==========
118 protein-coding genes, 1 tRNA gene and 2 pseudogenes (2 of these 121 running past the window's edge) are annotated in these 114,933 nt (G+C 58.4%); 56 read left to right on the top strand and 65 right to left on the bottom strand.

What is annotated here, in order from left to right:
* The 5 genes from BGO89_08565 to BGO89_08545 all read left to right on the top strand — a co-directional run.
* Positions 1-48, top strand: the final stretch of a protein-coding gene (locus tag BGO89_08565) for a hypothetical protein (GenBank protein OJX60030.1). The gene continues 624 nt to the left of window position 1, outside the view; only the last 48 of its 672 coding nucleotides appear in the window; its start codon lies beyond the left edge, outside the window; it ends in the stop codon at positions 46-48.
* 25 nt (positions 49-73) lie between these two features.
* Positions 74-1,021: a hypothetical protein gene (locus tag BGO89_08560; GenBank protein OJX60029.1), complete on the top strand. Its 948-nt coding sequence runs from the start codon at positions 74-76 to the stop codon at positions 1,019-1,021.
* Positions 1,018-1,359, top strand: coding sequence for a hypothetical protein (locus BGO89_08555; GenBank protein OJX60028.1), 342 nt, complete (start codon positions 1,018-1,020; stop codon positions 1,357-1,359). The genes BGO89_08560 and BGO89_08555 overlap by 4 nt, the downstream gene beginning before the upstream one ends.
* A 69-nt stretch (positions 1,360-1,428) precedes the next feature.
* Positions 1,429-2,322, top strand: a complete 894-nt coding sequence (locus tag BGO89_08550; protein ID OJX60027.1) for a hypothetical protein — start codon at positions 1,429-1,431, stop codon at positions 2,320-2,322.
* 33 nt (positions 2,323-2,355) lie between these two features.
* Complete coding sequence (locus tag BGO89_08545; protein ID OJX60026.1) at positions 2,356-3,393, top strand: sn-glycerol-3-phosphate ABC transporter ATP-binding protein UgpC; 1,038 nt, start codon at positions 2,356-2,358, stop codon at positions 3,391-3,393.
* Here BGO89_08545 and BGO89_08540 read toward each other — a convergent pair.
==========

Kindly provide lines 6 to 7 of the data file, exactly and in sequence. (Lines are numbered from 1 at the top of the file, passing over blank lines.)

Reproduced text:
* Positions 74-1,021: a hypothetical protein gene (locus tag BGO89_08560; GenBank protein OJX60029.1), complete on the top strand. Its 948-nt coding sequence runs from the start codon at positions 74-76 to the stop codon at positions 1,019-1,021.
* Positions 1,018-1,359, top strand: coding sequence for a hypothetical protein (locus BGO89_08555; GenBank protein OJX60028.1), 342 nt, complete (start codon positions 1,018-1,020; stop codon positions 1,357-1,359). The genes BGO89_08560 and BGO89_08555 overlap by 4 nt, the downstream gene beginning before the upstream one ends.